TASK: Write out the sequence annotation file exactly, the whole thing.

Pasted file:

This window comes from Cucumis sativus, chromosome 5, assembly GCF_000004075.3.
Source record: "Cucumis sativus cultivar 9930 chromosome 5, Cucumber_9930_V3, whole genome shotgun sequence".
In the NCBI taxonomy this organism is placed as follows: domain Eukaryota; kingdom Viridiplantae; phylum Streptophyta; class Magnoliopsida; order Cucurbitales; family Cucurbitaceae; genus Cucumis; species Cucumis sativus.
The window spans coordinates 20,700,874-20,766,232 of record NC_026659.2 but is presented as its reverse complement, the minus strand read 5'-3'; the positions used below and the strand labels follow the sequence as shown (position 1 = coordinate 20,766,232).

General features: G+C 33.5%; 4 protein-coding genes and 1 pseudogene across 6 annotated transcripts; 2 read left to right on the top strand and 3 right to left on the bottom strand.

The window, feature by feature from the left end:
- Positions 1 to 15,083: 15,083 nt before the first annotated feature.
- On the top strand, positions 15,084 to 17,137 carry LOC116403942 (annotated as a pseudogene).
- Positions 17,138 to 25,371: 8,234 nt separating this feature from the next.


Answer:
This window comes from Cucumis sativus, chromosome 5, assembly GCF_000004075.3.
Source record: "Cucumis sativus cultivar 9930 chromosome 5, Cucumber_9930_V3, whole genome shotgun sequence".
In the NCBI taxonomy this organism is placed as follows: domain Eukaryota; kingdom Viridiplantae; phylum Streptophyta; class Magnoliopsida; order Cucurbitales; family Cucurbitaceae; genus Cucumis; species Cucumis sativus.
The window spans coordinates 20,700,874-20,766,232 of record NC_026659.2 but is presented as its reverse complement, the minus strand read 5'-3'; the positions used below and the strand labels follow the sequence as shown (position 1 = coordinate 20,766,232).

General features: G+C 33.5%; 4 protein-coding genes and 1 pseudogene across 6 annotated transcripts; 2 read left to right on the top strand and 3 right to left on the bottom strand.

The window, feature by feature from the left end:
- Positions 1 to 15,083: 15,083 nt before the first annotated feature.
- On the top strand, positions 15,084 to 17,137 carry LOC116403942 (annotated as a pseudogene).
- Positions 17,138 to 25,371: 8,234 nt separating this feature from the next.